Portrait Gallery

The Washington Post

Dec 03, 1921 Page 6.

Eloquence to the Rescue.

Let no one say that the art of oratory is dead or that eloquence has lost its force in molding the thoughts and directing the actions of men. The scene at Meridian Hill park on Thursday on the occasion of the unveiling of the Dante statue was made memorable by the impassioned address of M. Rene Viviani, as timely as it was effective. Stories emanating from the conference on the limitation of armaments concerning a split between the French and Italian delegations and representing that the French had cast slurs on the part taken by Italy in the war had unfortunately gained a wide circulation and, losing nothing in the retelling, were producing, as was to be expected, the most mischievous results. There was, in fact, grave danger of a lasting enmity springing up between the two leading Latin nations of Europe, to, the evident jeopardizing of world peace; despite the fact that but yesterday they had been banded together in a friendly and victorious alliance against a common foe.

Into the breach thus rapidly forming M. Viviani hurled himself with characteristic impetuosity. To the thousands of Italians from Washington, Baltimore, Philadelphia and New York assembled to do honor, to the memory of their great national poet the French orator delivered a panegyric on Italy which left nothing to be desired in generosity and which was applauded to the echo by his impressionable, audience. He reminded them of their kindred ancestry:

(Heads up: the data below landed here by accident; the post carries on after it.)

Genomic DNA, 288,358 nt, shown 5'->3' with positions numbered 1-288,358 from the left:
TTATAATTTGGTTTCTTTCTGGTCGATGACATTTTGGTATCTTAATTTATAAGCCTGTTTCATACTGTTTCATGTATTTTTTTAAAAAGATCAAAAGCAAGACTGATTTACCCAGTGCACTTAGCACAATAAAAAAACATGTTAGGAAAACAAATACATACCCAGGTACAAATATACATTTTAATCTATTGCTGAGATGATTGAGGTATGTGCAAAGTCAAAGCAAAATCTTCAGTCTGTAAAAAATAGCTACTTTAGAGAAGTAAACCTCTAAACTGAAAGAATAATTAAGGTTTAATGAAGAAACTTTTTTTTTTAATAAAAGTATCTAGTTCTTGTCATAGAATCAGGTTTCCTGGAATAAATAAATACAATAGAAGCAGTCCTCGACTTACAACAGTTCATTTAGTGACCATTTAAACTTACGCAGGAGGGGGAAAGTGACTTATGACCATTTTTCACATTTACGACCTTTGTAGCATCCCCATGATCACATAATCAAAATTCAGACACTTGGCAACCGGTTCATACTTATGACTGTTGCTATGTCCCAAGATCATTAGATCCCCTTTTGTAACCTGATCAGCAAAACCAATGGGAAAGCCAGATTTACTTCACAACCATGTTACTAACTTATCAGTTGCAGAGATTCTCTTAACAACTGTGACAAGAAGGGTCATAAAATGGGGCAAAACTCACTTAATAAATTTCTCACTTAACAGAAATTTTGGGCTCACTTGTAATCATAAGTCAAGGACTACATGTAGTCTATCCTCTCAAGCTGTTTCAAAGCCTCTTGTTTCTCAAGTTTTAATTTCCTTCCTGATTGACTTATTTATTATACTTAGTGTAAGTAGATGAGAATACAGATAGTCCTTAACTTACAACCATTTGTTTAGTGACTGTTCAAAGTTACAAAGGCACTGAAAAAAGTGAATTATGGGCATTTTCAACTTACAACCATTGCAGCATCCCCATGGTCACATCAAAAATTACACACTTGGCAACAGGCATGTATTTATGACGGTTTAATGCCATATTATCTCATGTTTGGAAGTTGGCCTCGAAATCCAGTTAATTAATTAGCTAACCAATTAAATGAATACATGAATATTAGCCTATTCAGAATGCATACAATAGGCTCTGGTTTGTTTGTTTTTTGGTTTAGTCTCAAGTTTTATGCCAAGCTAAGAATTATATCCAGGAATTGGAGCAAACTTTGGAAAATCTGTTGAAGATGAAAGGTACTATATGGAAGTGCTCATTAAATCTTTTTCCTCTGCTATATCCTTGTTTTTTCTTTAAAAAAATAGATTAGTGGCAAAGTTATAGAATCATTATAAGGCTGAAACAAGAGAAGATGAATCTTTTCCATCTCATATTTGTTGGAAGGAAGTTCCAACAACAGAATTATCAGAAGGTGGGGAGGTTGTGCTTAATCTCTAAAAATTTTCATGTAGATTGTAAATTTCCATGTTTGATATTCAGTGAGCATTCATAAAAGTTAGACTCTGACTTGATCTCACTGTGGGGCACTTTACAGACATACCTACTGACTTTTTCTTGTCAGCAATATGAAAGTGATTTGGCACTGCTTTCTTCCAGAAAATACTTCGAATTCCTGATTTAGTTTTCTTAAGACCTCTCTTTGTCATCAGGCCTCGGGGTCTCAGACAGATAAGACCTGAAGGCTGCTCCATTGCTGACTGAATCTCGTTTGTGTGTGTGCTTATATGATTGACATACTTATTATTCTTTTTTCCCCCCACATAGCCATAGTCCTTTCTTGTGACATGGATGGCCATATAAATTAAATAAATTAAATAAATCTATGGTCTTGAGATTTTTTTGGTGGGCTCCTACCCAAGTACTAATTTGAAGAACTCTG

We are of the same race, of the same blood. Through a common culture and through the same processes of thought we descend from that ancient Rome which was the mother of right before being the mother of grace and the mother of beauty. Let us not forget our common origin if we wish to achieve our manifest destiny.

He paid tribute to “The gracious and virile nation which had donned its armor eager to meet the foe” and to the Italian legions, sharers in the sufferings and triumphs of the soldiers of France:

I saluted and I salute now again these alert and vigorous heroes who, to reach the field of battle, marched through a countryside twentyfold illustrious, where every stone bears the weight of history, where the blood of the sons of France and of the sons of Italy had flowed, planting a seed which we believe durable and which has been shown to be Immortal.

After testimony so wholehearted, the handclasp exchanged between the former French premier and the Italian Ambassador was the most natural thing in the world. It was symbolic of, the re-cementing of an international friendship which was in danger of being wrecked, but which is destined henceforward to flourish more vigorously than ever.

Eloquence to the Rescue, The Washington Post, Dec 03, 1921 Page 6.